VIDEO: Dozen dead as Midwestern cities pick up the pieces from tornado outbreak
Around the Midwest, cities are burying their dead and picking up the pieces after a series of tornadoes moved through late Tuesday and early Wednesday, at least a dozen people are dead in an area stretching from Kansas to Illinois, victims of winter-time tornadoes.
A storm system moving across the Midwest in the early hours of Wednesday morning caused tornadoes from Kansas to Kentucky.
At least 12 people were killed. Six of the deaths were reported in the city of Harrisburg, Ill., where the most damage occurred. Tornadoes also badly damaged Harveyville, Kan., where three people were injured and one person was confirmed dead. But the severe weather also tore through country music resort town of Branson, Mo., damaging the heart of the city's tourist district.
It injured 37 people, but no one has died.
Raeanne Presley, the mayor of Branson, said her town has to count her blessings for that. Branson's no stranger to severe weatherIn the spring and summer southwest Missouri has many severe thunderstorm and tornado watches and warnings. It's also just down the road from Joplin, Mo., which was devastated by a storm last spring.
But Presley said the tragedy in Joplin last year may have helped save lives in her town this year.
"I think now we pay much more attention. I think people took shelter earlier. They paid attention earlier," she said. "I think that likely saved lives."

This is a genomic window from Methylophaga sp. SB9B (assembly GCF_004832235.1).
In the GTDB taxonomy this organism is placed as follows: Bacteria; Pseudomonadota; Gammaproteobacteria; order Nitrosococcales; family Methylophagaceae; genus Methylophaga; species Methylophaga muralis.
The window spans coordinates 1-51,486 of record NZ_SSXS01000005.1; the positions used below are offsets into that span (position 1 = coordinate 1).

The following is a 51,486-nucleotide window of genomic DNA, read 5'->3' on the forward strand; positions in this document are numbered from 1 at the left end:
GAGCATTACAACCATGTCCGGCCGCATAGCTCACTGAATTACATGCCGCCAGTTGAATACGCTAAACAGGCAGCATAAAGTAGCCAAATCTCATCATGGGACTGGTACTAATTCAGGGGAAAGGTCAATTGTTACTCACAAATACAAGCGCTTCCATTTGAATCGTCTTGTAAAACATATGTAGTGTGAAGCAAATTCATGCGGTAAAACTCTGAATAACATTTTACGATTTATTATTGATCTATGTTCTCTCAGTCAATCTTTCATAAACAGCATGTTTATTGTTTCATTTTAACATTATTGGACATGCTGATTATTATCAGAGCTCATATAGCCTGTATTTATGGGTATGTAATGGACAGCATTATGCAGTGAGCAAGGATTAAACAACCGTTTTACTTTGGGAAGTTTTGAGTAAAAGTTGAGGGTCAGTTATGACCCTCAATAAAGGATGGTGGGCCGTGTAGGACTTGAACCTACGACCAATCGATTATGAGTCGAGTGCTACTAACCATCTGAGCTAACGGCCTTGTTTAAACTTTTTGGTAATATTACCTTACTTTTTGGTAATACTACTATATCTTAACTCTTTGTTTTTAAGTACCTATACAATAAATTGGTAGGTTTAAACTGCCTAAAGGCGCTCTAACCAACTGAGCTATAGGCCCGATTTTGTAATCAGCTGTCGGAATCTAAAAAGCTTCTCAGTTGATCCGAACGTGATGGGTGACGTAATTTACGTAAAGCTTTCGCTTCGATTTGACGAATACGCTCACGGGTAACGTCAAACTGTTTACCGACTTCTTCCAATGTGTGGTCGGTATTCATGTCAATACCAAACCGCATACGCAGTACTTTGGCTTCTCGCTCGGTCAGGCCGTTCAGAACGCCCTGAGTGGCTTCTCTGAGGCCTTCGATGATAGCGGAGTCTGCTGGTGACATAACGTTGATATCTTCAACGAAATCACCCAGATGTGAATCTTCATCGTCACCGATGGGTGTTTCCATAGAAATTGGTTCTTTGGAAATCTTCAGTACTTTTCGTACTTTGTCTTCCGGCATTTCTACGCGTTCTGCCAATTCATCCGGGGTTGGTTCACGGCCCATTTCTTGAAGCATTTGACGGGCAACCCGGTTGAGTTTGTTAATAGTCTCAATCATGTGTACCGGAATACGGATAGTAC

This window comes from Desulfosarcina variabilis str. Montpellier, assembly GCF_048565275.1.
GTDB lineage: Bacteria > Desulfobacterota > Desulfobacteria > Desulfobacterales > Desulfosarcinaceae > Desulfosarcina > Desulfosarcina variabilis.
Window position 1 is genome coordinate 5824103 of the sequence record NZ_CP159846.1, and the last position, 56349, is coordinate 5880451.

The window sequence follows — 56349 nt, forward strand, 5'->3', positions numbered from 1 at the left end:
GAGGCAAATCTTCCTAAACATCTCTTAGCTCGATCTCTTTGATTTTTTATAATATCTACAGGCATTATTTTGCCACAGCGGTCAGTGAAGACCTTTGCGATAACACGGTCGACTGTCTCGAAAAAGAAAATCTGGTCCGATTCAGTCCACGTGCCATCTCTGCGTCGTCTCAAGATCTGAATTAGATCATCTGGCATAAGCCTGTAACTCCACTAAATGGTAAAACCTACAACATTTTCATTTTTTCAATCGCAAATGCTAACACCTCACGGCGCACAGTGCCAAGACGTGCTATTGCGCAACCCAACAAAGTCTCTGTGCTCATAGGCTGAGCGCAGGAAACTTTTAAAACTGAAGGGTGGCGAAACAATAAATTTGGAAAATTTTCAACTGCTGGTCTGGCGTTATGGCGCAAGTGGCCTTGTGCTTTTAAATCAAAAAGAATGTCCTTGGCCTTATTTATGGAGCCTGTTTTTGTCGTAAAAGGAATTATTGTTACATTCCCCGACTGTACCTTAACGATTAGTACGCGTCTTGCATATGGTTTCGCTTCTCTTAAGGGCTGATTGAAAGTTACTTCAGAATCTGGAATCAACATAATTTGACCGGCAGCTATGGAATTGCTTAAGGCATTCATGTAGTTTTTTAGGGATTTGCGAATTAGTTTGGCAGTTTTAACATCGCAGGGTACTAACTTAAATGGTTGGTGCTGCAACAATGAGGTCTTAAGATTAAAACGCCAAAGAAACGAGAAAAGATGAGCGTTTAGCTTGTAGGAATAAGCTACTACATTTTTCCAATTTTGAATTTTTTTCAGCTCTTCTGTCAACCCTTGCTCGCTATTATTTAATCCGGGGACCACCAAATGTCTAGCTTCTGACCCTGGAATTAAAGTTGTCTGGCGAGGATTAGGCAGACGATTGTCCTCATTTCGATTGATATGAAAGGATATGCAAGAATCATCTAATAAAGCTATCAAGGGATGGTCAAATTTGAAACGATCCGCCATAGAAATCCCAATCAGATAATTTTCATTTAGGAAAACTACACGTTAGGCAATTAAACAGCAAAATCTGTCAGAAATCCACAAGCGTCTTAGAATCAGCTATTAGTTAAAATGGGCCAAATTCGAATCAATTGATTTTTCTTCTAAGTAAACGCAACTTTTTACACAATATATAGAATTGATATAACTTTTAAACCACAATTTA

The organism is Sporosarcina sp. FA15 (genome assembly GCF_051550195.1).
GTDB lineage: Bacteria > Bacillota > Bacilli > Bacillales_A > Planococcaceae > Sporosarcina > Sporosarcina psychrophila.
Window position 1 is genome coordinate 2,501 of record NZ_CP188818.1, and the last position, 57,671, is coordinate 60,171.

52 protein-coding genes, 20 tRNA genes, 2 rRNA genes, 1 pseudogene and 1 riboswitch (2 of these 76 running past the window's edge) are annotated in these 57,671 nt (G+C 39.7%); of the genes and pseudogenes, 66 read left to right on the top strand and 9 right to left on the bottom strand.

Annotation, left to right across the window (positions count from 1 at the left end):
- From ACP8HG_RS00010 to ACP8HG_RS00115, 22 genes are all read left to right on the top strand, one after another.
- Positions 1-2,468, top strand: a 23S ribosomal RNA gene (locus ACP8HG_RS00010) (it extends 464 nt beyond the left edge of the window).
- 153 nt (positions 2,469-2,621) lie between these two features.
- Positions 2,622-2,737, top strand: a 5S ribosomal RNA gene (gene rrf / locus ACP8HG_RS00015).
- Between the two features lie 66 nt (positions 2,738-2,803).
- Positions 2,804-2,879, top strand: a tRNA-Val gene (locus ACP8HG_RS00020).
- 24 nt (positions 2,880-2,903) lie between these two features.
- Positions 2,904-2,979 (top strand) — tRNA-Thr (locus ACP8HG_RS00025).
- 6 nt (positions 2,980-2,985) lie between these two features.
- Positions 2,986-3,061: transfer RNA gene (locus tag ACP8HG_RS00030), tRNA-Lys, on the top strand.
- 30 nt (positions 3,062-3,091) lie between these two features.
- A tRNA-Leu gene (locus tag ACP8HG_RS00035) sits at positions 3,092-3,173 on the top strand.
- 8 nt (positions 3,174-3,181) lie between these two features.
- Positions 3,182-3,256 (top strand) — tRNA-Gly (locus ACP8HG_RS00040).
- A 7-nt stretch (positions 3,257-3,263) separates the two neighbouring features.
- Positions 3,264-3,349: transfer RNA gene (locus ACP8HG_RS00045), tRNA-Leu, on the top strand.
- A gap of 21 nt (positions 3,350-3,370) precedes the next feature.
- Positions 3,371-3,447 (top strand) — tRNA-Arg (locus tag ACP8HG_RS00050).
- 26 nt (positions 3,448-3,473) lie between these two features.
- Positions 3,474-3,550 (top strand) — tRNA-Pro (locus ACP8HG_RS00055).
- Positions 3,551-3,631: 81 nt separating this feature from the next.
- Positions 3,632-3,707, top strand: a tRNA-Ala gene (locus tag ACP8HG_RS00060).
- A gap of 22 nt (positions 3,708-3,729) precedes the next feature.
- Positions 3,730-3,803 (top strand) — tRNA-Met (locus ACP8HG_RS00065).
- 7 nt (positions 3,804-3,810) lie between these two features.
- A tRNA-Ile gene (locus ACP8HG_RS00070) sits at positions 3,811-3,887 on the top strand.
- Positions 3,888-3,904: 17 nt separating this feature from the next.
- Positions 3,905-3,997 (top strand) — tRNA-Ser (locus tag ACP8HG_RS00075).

Mike Sumner, the owner of Morello's Pizza in Harrisburg, was one of the comparatively lucky ones in the badly damaged town. His friends and family all survived. Neither his home nor his business were damaged by the rampaging tornado.
"Probably about four blocks from my house is where the path of the storm went through," he said.
But Summer said he and his friends were fortunate that they survived. Most people he said, didn't have a chance to be warmed of the incoming tornado because it happened in the early morning.
"I'm sure the sirens were going off, (but) I was woken up by the tornado itself," he said. "It was just so loud. It sounded like a freight train going through my front yard."
Presley, though, said she felt like there was adequate warning from outdoor warning sirens and the media so that most people in her city knew that severe weather was on its way. Even visitors, she said, were notified.
"We rely on our hospitality professionals to make certain those people are safe," she said. "I heard over and over again yesterday that folks got that knock on the door and they were led to safety before the tornado hit."
Now, attention in both cities, indeed all the cities damaged by tornadoes, turns to rebuilding.
Presley said Joplin will serve as a model for her city. Many of Branson's residents went to Joplin to help with the clean-up and rebuilding there and will bring those lessons home.
"Those folks over there, they have rallied. They're rebuilding their schools. They have helped out," Presley said. "Now if I go over there, I see homes coming up. I see businesses that you didn't think could come alive within weeks were up and running. If they can do that, my goodness, so can we."
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